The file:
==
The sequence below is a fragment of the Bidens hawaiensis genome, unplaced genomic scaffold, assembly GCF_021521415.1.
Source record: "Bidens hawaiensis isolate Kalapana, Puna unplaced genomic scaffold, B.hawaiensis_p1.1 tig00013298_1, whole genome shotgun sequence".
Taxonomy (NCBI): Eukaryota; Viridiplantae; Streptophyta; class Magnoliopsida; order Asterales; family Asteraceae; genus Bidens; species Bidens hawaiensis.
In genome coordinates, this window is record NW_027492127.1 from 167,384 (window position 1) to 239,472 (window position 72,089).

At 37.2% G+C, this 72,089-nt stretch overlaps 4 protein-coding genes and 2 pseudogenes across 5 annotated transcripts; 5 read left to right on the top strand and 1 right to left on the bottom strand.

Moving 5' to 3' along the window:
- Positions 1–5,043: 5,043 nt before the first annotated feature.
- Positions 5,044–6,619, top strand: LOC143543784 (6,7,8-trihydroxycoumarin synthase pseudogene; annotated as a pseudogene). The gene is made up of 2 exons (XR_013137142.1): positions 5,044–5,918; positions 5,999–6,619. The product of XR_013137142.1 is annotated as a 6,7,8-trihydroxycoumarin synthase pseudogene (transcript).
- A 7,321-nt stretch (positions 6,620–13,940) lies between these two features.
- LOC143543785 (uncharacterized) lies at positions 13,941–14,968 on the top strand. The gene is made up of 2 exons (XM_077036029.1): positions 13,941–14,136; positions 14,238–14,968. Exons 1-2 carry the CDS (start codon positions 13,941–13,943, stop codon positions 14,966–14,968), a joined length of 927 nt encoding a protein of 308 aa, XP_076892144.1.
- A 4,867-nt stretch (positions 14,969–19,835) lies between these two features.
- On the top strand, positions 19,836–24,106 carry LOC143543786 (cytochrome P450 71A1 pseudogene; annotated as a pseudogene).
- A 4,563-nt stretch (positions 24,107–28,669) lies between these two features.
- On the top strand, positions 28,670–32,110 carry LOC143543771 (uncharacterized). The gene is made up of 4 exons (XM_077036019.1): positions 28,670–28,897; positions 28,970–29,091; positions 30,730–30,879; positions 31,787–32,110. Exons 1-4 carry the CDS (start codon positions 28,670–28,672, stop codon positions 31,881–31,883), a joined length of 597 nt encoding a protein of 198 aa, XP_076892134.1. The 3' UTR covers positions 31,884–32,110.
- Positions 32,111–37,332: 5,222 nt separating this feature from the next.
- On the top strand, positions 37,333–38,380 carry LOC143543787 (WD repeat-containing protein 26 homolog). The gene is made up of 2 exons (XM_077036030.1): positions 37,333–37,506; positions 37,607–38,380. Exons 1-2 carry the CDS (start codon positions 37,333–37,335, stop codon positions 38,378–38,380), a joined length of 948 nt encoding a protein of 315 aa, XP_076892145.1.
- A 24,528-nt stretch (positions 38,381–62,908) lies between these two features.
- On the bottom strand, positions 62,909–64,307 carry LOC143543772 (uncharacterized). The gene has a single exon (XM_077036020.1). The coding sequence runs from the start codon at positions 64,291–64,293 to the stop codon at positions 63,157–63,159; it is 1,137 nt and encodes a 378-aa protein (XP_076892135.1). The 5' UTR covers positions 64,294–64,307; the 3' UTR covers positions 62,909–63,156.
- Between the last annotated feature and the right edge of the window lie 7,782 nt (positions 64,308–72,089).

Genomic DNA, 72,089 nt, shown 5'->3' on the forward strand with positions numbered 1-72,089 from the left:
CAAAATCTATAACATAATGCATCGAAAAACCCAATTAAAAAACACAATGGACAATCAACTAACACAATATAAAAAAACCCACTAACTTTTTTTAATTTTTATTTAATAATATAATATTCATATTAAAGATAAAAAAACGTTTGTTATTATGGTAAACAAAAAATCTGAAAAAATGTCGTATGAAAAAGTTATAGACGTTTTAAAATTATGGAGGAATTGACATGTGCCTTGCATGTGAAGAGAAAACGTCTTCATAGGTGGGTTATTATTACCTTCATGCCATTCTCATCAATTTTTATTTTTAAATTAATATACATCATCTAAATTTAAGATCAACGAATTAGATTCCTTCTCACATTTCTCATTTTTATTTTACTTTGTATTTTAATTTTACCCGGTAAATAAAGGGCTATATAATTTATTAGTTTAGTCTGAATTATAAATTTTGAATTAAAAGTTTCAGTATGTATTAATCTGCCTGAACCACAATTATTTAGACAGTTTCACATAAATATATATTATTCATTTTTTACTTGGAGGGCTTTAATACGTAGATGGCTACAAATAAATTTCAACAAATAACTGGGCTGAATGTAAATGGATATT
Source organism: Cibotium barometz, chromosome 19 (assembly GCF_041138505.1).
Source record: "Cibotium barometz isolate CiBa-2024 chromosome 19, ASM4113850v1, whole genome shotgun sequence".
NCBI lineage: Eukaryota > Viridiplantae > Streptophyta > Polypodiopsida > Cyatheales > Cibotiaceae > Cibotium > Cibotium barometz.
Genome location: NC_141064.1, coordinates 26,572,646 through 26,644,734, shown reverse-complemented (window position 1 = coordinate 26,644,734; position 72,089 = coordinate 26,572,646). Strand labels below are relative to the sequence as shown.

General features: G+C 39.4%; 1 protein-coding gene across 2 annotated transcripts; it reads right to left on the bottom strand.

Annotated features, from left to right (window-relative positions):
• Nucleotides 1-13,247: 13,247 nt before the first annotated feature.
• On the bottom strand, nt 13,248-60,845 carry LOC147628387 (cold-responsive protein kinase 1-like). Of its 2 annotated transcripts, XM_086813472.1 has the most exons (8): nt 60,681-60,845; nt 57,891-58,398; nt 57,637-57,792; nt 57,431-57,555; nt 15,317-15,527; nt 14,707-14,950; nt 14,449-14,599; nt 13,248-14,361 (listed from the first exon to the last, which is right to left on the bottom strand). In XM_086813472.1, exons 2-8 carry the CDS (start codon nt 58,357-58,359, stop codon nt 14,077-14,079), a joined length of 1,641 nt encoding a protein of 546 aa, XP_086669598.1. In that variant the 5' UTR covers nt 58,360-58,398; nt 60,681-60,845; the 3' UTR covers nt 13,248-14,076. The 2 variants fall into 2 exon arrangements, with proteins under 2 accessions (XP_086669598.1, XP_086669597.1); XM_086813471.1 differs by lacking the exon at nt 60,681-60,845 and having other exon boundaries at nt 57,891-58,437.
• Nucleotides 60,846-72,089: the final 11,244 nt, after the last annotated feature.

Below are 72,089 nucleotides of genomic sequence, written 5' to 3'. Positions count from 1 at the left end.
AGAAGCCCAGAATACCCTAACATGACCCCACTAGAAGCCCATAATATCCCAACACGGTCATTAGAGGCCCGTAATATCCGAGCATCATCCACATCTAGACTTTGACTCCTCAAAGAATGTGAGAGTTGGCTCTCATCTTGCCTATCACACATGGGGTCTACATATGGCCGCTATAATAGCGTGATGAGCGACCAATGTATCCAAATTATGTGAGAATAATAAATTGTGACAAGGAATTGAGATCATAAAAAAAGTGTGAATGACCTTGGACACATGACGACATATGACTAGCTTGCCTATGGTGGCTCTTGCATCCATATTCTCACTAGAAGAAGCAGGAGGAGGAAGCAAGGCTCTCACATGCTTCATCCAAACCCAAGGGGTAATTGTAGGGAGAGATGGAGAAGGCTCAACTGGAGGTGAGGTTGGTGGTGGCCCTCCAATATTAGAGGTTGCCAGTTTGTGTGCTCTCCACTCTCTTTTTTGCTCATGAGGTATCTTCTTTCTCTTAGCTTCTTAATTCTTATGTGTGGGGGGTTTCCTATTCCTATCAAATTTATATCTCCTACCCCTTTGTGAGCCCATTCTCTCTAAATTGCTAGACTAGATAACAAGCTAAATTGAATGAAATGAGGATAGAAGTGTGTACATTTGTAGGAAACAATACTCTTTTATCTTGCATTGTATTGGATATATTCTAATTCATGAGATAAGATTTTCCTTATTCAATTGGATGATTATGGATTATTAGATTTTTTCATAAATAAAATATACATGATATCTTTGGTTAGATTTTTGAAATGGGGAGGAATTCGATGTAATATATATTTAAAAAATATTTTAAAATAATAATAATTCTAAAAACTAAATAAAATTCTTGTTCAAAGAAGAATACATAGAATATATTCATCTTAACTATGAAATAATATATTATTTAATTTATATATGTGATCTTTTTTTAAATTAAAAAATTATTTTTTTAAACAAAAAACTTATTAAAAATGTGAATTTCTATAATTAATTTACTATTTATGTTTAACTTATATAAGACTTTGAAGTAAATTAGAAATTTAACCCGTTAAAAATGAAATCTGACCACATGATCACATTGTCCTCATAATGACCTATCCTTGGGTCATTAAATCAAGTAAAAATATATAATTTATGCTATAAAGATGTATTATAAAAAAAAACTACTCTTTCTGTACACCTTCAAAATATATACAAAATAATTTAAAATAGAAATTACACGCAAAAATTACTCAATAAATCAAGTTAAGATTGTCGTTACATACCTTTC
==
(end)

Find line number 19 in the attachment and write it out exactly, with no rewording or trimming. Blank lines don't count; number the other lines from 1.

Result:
- Between the last annotated feature and the right edge of the window lie 7,782 nt (positions 64,308–72,089).